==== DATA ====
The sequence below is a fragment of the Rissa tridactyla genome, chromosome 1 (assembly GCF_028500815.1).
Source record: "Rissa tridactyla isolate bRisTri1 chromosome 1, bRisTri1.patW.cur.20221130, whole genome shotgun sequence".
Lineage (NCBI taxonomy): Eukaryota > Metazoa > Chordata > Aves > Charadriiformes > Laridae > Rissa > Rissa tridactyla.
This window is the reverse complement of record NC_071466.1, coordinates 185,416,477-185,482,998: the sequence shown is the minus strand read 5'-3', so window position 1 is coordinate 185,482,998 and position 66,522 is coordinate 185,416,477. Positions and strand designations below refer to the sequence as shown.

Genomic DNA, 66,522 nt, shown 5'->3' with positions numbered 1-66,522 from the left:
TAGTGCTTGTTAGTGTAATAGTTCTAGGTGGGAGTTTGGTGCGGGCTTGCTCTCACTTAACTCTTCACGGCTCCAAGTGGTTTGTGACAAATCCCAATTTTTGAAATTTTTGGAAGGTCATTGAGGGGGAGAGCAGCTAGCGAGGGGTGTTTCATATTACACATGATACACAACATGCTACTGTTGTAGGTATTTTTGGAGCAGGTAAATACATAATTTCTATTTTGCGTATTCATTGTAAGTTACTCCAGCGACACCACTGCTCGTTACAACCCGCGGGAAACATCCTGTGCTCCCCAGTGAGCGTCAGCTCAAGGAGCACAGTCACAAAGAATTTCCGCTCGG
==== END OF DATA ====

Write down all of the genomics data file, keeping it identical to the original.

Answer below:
The sequence below is a fragment of the Rissa tridactyla genome, chromosome 1 (assembly GCF_028500815.1).
Source record: "Rissa tridactyla isolate bRisTri1 chromosome 1, bRisTri1.patW.cur.20221130, whole genome shotgun sequence".
Lineage (NCBI taxonomy): Eukaryota > Metazoa > Chordata > Aves > Charadriiformes > Laridae > Rissa > Rissa tridactyla.
This window is the reverse complement of record NC_071466.1, coordinates 185,416,477-185,482,998: the sequence shown is the minus strand read 5'-3', so window position 1 is coordinate 185,482,998 and position 66,522 is coordinate 185,416,477. Positions and strand designations below refer to the sequence as shown.

Genomic DNA, 66,522 nt, shown 5'->3' with positions numbered 1-66,522 from the left:
TAGTGCTTGTTAGTGTAATAGTTCTAGGTGGGAGTTTGGTGCGGGCTTGCTCTCACTTAACTCTTCACGGCTCCAAGTGGTTTGTGACAAATCCCAATTTTTGAAATTTTTGGAAGGTCATTGAGGGGGAGAGCAGCTAGCGAGGGGTGTTTCATATTACACATGATACACAACATGCTACTGTTGTAGGTATTTTTGGAGCAGGTAAATACATAATTTCTATTTTGCGTATTCATTGTAAGTTACTCCAGCGACACCACTGCTCGTTACAACCCGCGGGAAACATCCTGTGCTCCCCAGTGAGCGTCAGCTCAAGGAGCACAGTCACAAAGAATTTCCGCTCGG